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- The state Department of Health reported 314 new cases of COVID-19 and nine additional deaths related to the disease on Tuesday.
- The state of New Mexico has exceeded the 500,000 mark when it comes to administering doses of COVID-19 vaccination, the state’s Department of Health announced on Tuesday.
“New Mexicans can be proud: thanks to a first-in-the-nation registration system and a dedicated network of health care providers and volunteers across our state, we are vaccinating our population extraordinarily quickly,” DOH Secretary Dr. Tracie Collins said in a statement. “We are doing so because we recognize the toll this virus has taken – more than half a million American lives, including more than 3,600 New Mexicans. We seek to move New Mexico beyond this pandemic as rapidly as possible.”
- Drug manufacturers said they expected to have roughly double the current number of available vaccines by April—not including the possibility of more vaccines from the Johnson & Johnson vaccine that could receive an emergency use authorization from the U.S. Food and Drug Administration soon—Politico reported
- In all, the DOH has reported administering 506,384 doses as of Tuesday, including 331,496 first doses and 174,888 second doses. The pace of vaccinations fell off, and is at 55,070 in the last seven days.
- On Tuesday, Navajo Nation health officials reported 20 new cases of COVID-19 and seven additional deaths related to the disease.
- As of Monday, 21 Navajo Nation communities were on its list for uncontrolled spread, the Farmington Daily Times reported.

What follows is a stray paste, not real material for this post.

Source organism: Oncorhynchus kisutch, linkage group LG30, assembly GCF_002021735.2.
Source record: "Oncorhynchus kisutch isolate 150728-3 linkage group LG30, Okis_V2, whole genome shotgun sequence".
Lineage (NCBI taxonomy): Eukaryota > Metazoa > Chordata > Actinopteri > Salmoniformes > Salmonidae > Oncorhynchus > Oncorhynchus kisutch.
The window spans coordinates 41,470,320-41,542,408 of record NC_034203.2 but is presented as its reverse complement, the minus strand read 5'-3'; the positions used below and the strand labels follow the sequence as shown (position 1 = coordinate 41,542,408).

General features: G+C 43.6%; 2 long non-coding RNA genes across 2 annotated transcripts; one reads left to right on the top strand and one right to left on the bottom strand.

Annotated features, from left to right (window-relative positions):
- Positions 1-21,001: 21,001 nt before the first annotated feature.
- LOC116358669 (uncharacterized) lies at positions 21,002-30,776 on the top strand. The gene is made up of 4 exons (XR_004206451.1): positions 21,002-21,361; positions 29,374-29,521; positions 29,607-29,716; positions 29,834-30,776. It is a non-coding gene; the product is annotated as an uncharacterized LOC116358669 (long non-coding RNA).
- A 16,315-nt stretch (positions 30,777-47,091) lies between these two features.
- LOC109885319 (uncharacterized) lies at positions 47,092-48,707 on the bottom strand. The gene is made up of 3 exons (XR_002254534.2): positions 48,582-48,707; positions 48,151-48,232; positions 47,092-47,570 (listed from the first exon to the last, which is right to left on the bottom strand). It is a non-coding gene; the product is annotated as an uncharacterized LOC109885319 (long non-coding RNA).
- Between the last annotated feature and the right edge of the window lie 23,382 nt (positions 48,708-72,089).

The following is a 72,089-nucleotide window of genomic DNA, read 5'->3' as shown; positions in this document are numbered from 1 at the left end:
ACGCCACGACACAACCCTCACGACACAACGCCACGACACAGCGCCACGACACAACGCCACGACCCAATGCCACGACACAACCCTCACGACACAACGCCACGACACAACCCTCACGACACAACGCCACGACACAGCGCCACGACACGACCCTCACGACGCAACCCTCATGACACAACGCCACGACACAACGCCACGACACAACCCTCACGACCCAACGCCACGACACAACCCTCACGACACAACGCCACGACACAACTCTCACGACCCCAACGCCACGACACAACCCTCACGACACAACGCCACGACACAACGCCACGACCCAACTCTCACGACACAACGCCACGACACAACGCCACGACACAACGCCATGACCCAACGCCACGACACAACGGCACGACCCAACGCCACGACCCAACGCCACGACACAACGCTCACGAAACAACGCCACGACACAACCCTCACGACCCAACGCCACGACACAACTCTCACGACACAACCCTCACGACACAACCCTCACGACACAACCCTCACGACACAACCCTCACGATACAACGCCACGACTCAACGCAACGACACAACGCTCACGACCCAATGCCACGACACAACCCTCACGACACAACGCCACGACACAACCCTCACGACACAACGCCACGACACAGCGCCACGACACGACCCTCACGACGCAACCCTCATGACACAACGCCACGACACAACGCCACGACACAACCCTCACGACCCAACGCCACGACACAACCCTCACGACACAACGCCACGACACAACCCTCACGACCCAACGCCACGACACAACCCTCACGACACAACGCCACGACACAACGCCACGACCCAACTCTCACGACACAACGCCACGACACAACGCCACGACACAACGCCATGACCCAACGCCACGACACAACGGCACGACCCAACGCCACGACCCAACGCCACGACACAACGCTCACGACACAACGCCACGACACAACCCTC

- A major limiting factor, the Las Cruces Sun-News wrote, is the lack of supply.
- KUNM-FM covered an app to provide remote addiction support during physical isolation during COVID-19.
- A teacher who got a vaccine despite not being in the current vaccination eligibility phase because the teacher was likely on a waiting list for vaccines that would have expired, DOH told KRQE-TV.
- Schools in the Mora Independent School District and Pecos Independent School District returned to in-person learning through the hybrid model, the Las Vegas Optic reported.
- The mayor of Mountainair criticized the state’s county-by-county COVID-19 reopening plans, KRQE-TV reported.
- Some music teachers want the state to allow in-person band practice to be allowed, KOB-TV reported.
- KOB-TV reported on a study that appears to show that the spread of COVID-19 to teachers is largely from teacher-to-teacher, not spread from students.
- A new turf grass “championship” field could be the home of New Mexico United home games this year if they are not allowed to have fans attend, the Albuquerque Journal reported.